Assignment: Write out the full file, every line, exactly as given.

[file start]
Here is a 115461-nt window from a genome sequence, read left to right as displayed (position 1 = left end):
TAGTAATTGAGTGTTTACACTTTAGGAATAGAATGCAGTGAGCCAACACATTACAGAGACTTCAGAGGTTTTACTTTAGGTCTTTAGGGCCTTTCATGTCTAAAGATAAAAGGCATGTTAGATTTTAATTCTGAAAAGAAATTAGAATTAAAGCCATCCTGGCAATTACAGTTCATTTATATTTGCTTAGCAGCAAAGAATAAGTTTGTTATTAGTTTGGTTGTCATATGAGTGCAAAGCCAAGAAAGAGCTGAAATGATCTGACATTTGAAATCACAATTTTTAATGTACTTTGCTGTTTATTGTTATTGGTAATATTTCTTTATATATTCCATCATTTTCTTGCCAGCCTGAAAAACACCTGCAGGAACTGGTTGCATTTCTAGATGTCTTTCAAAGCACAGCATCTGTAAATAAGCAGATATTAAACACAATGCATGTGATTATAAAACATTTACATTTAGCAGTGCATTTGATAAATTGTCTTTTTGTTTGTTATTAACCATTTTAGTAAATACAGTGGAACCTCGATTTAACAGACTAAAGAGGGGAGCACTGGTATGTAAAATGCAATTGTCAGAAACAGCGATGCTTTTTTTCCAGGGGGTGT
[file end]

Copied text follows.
Here is a 115461-nt window from a genome sequence, read left to right as displayed (position 1 = left end):
TAGTAATTGAGTGTTTACACTTTAGGAATAGAATGCAGTGAGCCAACACATTACAGAGACTTCAGAGGTTTTACTTTAGGTCTTTAGGGCCTTTCATGTCTAAAGATAAAAGGCATGTTAGATTTTAATTCTGAAAAGAAATTAGAATTAAAGCCATCCTGGCAATTACAGTTCATTTATATTTGCTTAGCAGCAAAGAATAAGTTTGTTATTAGTTTGGTTGTCATATGAGTGCAAAGCCAAGAAAGAGCTGAAATGATCTGACATTTGAAATCACAATTTTTAATGTACTTTGCTGTTTATTGTTATTGGTAATATTTCTTTATATATTCCATCATTTTCTTGCCAGCCTGAAAAACACCTGCAGGAACTGGTTGCATTTCTAGATGTCTTTCAAAGCACAGCATCTGTAAATAAGCAGATATTAAACACAATGCATGTGATTATAAAACATTTACATTTAGCAGTGCATTTGATAAATTGTCTTTTTGTTTGTTATTAACCATTTTAGTAAATACAGTGGAACCTCGATTTAACAGACTAAAGAGGGGAGCACTGGTATGTAAAATGCAATTGTCAGAAACAGCGATGCTTTTTTTCCAGGGGGTGT